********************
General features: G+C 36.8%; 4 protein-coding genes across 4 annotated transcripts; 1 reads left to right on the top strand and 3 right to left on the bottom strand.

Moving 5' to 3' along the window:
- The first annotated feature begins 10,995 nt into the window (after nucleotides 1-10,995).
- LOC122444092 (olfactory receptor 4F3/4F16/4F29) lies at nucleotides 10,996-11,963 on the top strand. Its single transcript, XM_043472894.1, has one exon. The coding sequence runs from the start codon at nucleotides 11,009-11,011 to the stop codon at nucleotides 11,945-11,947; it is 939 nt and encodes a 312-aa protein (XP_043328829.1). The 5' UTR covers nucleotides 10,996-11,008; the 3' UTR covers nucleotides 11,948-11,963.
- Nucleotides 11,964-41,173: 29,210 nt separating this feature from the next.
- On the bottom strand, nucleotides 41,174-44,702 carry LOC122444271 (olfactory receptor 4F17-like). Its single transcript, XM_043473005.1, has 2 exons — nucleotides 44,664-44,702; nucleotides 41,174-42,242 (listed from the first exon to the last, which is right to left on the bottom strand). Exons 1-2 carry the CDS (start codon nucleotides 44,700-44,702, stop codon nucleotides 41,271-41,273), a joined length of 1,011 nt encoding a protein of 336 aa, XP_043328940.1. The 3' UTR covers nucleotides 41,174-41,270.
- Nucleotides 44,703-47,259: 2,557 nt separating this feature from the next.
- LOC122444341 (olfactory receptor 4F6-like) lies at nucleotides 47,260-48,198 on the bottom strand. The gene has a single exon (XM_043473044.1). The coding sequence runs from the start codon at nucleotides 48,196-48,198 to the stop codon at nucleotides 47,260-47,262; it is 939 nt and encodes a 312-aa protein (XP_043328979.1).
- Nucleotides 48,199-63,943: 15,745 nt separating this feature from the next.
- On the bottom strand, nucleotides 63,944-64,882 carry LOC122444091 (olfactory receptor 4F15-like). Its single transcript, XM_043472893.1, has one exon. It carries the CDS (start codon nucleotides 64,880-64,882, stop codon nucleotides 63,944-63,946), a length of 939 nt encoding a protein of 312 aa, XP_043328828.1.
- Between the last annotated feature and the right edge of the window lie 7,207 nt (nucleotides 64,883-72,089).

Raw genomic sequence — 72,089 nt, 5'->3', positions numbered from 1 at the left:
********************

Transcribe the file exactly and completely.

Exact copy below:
General features: G+C 36.8%; 4 protein-coding genes across 4 annotated transcripts; 1 reads left to right on the top strand and 3 right to left on the bottom strand.

Moving 5' to 3' along the window:
- The first annotated feature begins 10,995 nt into the window (after nucleotides 1-10,995).
- LOC122444092 (olfactory receptor 4F3/4F16/4F29) lies at nucleotides 10,996-11,963 on the top strand. Its single transcript, XM_043472894.1, has one exon. The coding sequence runs from the start codon at nucleotides 11,009-11,011 to the stop codon at nucleotides 11,945-11,947; it is 939 nt and encodes a 312-aa protein (XP_043328829.1). The 5' UTR covers nucleotides 10,996-11,008; the 3' UTR covers nucleotides 11,948-11,963.
- Nucleotides 11,964-41,173: 29,210 nt separating this feature from the next.
- On the bottom strand, nucleotides 41,174-44,702 carry LOC122444271 (olfactory receptor 4F17-like). Its single transcript, XM_043473005.1, has 2 exons — nucleotides 44,664-44,702; nucleotides 41,174-42,242 (listed from the first exon to the last, which is right to left on the bottom strand). Exons 1-2 carry the CDS (start codon nucleotides 44,700-44,702, stop codon nucleotides 41,271-41,273), a joined length of 1,011 nt encoding a protein of 336 aa, XP_043328940.1. The 3' UTR covers nucleotides 41,174-41,270.
- Nucleotides 44,703-47,259: 2,557 nt separating this feature from the next.
- LOC122444341 (olfactory receptor 4F6-like) lies at nucleotides 47,260-48,198 on the bottom strand. The gene has a single exon (XM_043473044.1). The coding sequence runs from the start codon at nucleotides 48,196-48,198 to the stop codon at nucleotides 47,260-47,262; it is 939 nt and encodes a 312-aa protein (XP_043328979.1).
- Nucleotides 48,199-63,943: 15,745 nt separating this feature from the next.
- On the bottom strand, nucleotides 63,944-64,882 carry LOC122444091 (olfactory receptor 4F15-like). Its single transcript, XM_043472893.1, has one exon. It carries the CDS (start codon nucleotides 64,880-64,882, stop codon nucleotides 63,944-63,946), a length of 939 nt encoding a protein of 312 aa, XP_043328828.1.
- Between the last annotated feature and the right edge of the window lie 7,207 nt (nucleotides 64,883-72,089).

Raw genomic sequence — 72,089 nt, 5'->3', positions numbered from 1 at the left: